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The Becks stop here

David Beckham's soccer skills may be waning, but his undiminished star power will serve him well in L.A.

January 13, 2007

FORGET ABOUT the Rose Bowl or Dodger Stadium. Soon the most globally renowned athlete in all of Los Angeles will be on display at Carson's cozy soccer pitch, the Home Depot Center. The L.A. Galaxy has signed David Beckham, Britain's aging midfielder and A-list celeb, to a staggering $250-million, five-year contract.

For Beckham to go from Real Madrid, where he's been on the bench a lot lately, to the Galaxy is the equivalent of Kobe Bryant going to Armani Jeans Milano in the Italian professional basketball league. Opting to play in America's mediocre Major League Soccer amounts to self-imposed exile from the front lines of world soccer, though in Beckham's case it's a rather lucrative decision.

But Beckham, with his rock star looks and marriage to a former Spice Girl, has long transcended mere soccerdom; he is the kind of celebrity who can drive non-soccer-fanatic Japanese teenage girls into a crying frenzy. That is why his move to L.A. is brilliant for him and his new employers. "Becks and Posh" get a Hollywood makeover, and struggling Major League Soccer buys itself a measure of international credibility and a great deal of attention, at least in the short term.

It's fashionable among soccer aficionados to trash Beckham's ability -- it's the Anna Kournikova syndrome, in which the prettiest athlete is better known (and therefore more reviled) than the best athlete -- but the criticism is often overdone. Becks is not in the prime of his career, and he has suffered infamous meltdowns in World Cup matches. But he still possesses a mesmerizing touch when it comes to passing the ball and taking free shots on goal, especially from the corner. Fans who make their way to Carson will be in for a treat.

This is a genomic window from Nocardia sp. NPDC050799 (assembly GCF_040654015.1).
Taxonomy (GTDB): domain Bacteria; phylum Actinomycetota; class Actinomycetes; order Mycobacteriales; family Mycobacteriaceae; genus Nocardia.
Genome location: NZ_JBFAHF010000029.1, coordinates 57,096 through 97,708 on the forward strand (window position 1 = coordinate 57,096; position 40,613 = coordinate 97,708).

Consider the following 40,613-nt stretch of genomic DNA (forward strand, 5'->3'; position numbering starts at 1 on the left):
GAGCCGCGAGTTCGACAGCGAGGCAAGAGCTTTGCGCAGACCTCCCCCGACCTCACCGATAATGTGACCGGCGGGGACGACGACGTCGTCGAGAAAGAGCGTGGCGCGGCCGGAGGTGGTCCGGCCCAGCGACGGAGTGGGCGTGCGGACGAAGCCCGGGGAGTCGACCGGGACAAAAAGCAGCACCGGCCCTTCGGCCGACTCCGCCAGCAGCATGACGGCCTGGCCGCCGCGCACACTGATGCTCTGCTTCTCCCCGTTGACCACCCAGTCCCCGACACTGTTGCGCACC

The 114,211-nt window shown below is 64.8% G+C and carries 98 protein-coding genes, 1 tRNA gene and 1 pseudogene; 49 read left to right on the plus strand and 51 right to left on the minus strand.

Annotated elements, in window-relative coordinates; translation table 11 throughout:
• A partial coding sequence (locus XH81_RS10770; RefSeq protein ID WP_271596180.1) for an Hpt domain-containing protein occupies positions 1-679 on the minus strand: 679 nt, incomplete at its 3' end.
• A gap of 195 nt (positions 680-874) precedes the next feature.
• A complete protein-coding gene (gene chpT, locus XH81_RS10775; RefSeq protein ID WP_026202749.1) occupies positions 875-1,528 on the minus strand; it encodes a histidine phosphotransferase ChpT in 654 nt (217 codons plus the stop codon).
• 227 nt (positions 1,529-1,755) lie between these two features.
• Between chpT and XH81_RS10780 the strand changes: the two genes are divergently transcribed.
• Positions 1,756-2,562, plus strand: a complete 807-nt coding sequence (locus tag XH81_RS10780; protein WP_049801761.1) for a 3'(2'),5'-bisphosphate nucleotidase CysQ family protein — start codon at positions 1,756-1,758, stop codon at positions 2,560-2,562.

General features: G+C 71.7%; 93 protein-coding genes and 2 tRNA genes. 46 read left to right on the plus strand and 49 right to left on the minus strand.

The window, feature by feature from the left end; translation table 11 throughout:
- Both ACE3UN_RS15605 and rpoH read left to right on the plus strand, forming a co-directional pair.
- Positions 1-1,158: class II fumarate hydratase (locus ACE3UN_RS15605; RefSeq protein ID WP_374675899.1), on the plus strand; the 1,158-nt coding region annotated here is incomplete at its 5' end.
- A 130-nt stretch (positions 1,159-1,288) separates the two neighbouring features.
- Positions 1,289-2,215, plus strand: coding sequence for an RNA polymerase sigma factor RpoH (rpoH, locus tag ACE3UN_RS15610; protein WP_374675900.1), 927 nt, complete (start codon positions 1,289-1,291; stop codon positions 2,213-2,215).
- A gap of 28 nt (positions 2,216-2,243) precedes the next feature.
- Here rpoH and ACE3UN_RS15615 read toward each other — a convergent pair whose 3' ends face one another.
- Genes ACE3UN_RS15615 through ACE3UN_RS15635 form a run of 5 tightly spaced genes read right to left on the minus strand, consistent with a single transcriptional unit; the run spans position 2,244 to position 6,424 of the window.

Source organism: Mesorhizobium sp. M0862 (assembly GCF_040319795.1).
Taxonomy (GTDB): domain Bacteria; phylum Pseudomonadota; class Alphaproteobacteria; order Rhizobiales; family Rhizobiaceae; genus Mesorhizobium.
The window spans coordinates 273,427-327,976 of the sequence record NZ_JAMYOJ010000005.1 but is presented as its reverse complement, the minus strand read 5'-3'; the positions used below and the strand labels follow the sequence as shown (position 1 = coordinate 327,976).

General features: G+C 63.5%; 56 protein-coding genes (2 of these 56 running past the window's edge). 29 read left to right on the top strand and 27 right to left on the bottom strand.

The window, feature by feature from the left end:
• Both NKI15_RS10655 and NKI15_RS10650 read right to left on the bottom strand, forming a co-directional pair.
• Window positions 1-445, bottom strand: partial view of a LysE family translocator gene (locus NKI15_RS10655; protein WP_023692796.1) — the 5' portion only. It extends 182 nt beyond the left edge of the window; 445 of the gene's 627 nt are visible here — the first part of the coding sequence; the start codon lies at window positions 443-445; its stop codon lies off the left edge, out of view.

With Beckham's signing, MLS throws out its old business model, which was all about modesty, fiscal discipline and the painstaking development of homegrown talent. But that's no fun, at least not when you have the deep pockets of a Philip Anschutz, whose AEG group owns the Galaxy. The MLS, which has not been gaining much traction with the public, might have felt it was time to roll the dice and go crazy.

It will be interesting to see whether the Galaxy recoups its investment, which it plans to do with endorsement and licensing deals and more international matches. But we are skeptical (reluctantly, because we do love the game) about whether this will pay off in making professional soccer significantly more popular in this country.

Still, whatever it does for the sport, the Galaxy's move is undoubtedly good for Los Angeles and its stature as the world's entertainment capital, as Mayor Antonio Villaraigosa was quick to note. Becks and Posh should be nothing if not entertaining, both on and off the field.

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